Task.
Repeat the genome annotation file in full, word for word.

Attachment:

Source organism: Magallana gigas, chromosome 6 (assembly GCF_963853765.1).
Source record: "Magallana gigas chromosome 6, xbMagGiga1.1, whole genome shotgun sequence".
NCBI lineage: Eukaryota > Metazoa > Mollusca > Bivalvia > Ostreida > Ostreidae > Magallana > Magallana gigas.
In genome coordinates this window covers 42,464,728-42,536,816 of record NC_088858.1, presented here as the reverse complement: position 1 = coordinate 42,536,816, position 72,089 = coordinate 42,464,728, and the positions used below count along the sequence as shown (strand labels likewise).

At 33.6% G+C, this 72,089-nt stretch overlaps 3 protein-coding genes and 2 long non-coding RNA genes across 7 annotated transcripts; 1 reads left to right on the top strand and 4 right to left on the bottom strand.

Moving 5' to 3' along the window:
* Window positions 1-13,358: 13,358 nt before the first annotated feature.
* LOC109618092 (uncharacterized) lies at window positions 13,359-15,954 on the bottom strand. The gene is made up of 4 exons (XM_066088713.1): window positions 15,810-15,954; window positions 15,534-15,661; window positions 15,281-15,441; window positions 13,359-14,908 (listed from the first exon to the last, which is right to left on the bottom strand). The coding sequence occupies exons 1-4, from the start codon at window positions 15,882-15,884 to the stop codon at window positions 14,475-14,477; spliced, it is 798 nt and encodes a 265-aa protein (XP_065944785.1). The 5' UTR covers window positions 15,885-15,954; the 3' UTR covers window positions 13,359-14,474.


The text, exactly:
Source organism: Magallana gigas, chromosome 6 (assembly GCF_963853765.1).
Source record: "Magallana gigas chromosome 6, xbMagGiga1.1, whole genome shotgun sequence".
NCBI lineage: Eukaryota > Metazoa > Mollusca > Bivalvia > Ostreida > Ostreidae > Magallana > Magallana gigas.
In genome coordinates this window covers 42,464,728-42,536,816 of record NC_088858.1, presented here as the reverse complement: position 1 = coordinate 42,536,816, position 72,089 = coordinate 42,464,728, and the positions used below count along the sequence as shown (strand labels likewise).

At 33.6% G+C, this 72,089-nt stretch overlaps 3 protein-coding genes and 2 long non-coding RNA genes across 7 annotated transcripts; 1 reads left to right on the top strand and 4 right to left on the bottom strand.

Moving 5' to 3' along the window:
* Window positions 1-13,358: 13,358 nt before the first annotated feature.
* LOC109618092 (uncharacterized) lies at window positions 13,359-15,954 on the bottom strand. The gene is made up of 4 exons (XM_066088713.1): window positions 15,810-15,954; window positions 15,534-15,661; window positions 15,281-15,441; window positions 13,359-14,908 (listed from the first exon to the last, which is right to left on the bottom strand). The coding sequence occupies exons 1-4, from the start codon at window positions 15,882-15,884 to the stop codon at window positions 14,475-14,477; spliced, it is 798 nt and encodes a 265-aa protein (XP_065944785.1). The 5' UTR covers window positions 15,885-15,954; the 3' UTR covers window positions 13,359-14,474.